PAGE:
“Nonprofit executive Rita Ann Turfley Powdrell was born on July 1, 1946 in Pittsburgh, Pennsylvania to Ann Scott Turfley and Richard Thomas Turfley. In 1968, Powdrell received her B.A. degree in sociology from the University of New Mexico.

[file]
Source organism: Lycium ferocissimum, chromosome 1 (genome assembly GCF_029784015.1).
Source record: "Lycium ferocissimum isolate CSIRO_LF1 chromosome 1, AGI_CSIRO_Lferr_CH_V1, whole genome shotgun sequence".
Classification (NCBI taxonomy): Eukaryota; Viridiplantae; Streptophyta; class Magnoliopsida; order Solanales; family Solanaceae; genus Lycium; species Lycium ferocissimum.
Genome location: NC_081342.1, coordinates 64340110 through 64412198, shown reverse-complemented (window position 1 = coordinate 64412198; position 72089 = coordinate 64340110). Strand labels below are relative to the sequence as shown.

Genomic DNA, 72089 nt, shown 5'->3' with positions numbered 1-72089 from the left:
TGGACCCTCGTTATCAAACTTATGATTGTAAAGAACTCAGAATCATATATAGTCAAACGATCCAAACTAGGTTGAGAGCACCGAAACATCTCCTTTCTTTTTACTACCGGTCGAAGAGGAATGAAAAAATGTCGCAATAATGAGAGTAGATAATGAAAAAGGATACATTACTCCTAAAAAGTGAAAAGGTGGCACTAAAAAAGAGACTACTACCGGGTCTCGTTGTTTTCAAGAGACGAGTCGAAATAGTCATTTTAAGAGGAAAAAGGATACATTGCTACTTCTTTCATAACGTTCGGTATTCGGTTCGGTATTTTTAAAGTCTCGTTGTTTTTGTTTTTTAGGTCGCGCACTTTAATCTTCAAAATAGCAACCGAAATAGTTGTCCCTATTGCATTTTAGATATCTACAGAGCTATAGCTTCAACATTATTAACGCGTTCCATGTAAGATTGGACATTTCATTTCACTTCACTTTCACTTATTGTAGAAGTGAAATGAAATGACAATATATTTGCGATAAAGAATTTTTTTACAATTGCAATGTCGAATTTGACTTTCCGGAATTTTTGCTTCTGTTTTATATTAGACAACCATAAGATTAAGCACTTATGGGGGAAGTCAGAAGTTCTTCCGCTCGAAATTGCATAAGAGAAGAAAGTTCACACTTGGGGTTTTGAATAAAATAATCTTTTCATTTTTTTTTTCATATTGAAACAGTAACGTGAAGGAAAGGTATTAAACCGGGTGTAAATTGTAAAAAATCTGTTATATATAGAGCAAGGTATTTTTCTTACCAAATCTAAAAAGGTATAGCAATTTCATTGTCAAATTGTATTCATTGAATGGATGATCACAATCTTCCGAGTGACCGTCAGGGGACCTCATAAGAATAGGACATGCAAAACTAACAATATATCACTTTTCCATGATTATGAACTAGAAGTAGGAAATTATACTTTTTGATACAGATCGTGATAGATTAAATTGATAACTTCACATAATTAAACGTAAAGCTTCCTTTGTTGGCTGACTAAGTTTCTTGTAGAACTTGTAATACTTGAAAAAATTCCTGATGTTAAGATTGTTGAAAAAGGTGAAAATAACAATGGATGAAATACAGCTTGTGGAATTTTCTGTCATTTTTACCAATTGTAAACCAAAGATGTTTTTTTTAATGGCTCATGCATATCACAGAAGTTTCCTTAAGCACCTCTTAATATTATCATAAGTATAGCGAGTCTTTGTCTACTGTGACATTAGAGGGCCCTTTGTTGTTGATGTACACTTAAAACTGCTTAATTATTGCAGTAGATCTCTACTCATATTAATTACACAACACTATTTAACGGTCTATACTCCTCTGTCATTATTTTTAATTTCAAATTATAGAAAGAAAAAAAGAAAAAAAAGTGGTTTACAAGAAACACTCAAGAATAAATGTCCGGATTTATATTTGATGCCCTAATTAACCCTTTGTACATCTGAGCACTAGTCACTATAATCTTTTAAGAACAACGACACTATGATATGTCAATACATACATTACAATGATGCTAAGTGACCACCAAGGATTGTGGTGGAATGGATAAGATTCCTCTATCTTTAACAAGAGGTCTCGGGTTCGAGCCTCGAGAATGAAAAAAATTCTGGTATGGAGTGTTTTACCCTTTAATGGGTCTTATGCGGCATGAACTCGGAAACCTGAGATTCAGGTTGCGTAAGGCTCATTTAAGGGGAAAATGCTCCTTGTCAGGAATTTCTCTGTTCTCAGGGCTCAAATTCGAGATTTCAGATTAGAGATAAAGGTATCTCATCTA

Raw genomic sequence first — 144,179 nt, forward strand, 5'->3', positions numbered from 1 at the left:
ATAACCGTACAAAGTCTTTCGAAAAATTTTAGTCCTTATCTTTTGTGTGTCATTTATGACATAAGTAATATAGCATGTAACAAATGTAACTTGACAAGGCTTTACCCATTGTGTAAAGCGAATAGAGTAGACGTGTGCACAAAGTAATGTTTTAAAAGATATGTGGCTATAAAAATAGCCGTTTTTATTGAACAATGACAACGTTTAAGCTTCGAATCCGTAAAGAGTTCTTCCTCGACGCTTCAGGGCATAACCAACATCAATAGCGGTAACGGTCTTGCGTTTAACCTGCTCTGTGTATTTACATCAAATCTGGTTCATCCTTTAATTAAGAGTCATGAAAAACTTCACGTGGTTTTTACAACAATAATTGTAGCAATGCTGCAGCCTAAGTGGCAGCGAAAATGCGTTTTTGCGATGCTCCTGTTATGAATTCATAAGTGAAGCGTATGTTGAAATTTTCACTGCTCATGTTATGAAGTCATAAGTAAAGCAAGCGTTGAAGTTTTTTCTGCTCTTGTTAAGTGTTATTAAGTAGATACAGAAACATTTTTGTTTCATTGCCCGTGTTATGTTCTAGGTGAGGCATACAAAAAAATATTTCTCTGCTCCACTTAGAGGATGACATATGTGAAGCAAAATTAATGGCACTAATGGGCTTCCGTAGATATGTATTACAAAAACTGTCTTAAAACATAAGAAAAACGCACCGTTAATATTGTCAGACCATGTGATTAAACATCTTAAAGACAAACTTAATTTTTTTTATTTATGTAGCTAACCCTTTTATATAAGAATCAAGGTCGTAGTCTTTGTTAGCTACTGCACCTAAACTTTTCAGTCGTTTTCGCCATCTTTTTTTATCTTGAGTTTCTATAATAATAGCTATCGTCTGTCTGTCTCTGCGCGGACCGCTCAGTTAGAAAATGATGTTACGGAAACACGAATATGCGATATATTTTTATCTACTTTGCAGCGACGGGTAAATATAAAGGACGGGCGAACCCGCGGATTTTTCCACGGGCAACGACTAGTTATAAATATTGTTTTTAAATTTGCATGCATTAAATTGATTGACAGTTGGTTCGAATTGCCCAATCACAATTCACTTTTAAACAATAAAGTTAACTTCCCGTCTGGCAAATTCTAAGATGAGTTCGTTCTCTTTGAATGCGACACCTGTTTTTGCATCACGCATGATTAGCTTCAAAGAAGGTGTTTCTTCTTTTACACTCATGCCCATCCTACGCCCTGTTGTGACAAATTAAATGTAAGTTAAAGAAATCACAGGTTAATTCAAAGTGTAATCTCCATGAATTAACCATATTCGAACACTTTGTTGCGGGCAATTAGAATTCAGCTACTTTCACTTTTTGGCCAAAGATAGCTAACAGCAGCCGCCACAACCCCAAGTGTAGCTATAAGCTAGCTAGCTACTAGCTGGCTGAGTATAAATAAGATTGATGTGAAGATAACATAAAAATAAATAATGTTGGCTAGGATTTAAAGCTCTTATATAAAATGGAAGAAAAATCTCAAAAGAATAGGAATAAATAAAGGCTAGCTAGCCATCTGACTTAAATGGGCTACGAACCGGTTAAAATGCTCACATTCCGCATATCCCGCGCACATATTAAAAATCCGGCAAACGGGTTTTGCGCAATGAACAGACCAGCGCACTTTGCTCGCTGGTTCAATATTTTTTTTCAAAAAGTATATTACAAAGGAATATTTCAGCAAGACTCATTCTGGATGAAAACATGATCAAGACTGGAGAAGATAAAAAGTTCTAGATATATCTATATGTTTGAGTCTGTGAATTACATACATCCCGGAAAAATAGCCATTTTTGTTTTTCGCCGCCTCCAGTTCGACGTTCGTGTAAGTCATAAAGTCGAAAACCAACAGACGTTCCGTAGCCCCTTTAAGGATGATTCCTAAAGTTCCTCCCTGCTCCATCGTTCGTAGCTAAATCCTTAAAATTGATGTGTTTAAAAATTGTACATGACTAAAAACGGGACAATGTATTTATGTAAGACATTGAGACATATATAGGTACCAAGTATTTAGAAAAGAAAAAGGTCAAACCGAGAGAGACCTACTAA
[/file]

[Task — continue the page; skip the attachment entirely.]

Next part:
In 1968, Powdrell served as a social worker in the county welfare system in Fresno, California. Four years later, she was hired as a California state regulations interpreter and trainer. In 1974, Powdrell and her family moved back to Albuquerque, New Mexico, where she served as a counselor advisor at the Albuquerque Technical Vocational Institute. At the Technical Vocational Institute, Powdrell worked on Preparatory Program, a new program that supported students who were coming out of high school. In 1983, Powdrell opened and managed a new location of the restaurant Mr. Powdrell’s Barbeque House with her husband, his brother and her sister-in-law. Mr. Powdrell’s Barbeque had been owned and operated by her husband’s family since 1962. In 1991, Powdrell co-founded the Griot Society with Brenda Dabney; and, in 1995, they curated and exhibited “New Mexico’s African American Legacy: Visible, Vital, and Valuable,” a pictorial history of African Americans who were brought or migrated to the territory of New Mexico. In 2002, the Griot Society joined with numerous African American organizations in New Mexico to form The African American Museum and Cultural Center of New Mexico. The center, where Powdrell served as executive director, exhibited the wealth of African American history in New Mexico at museums and other venues throughout the state and served to increase awareness and understanding of the contributions of African Americans in New Mexico and the southwest.” – TheHistoryMakers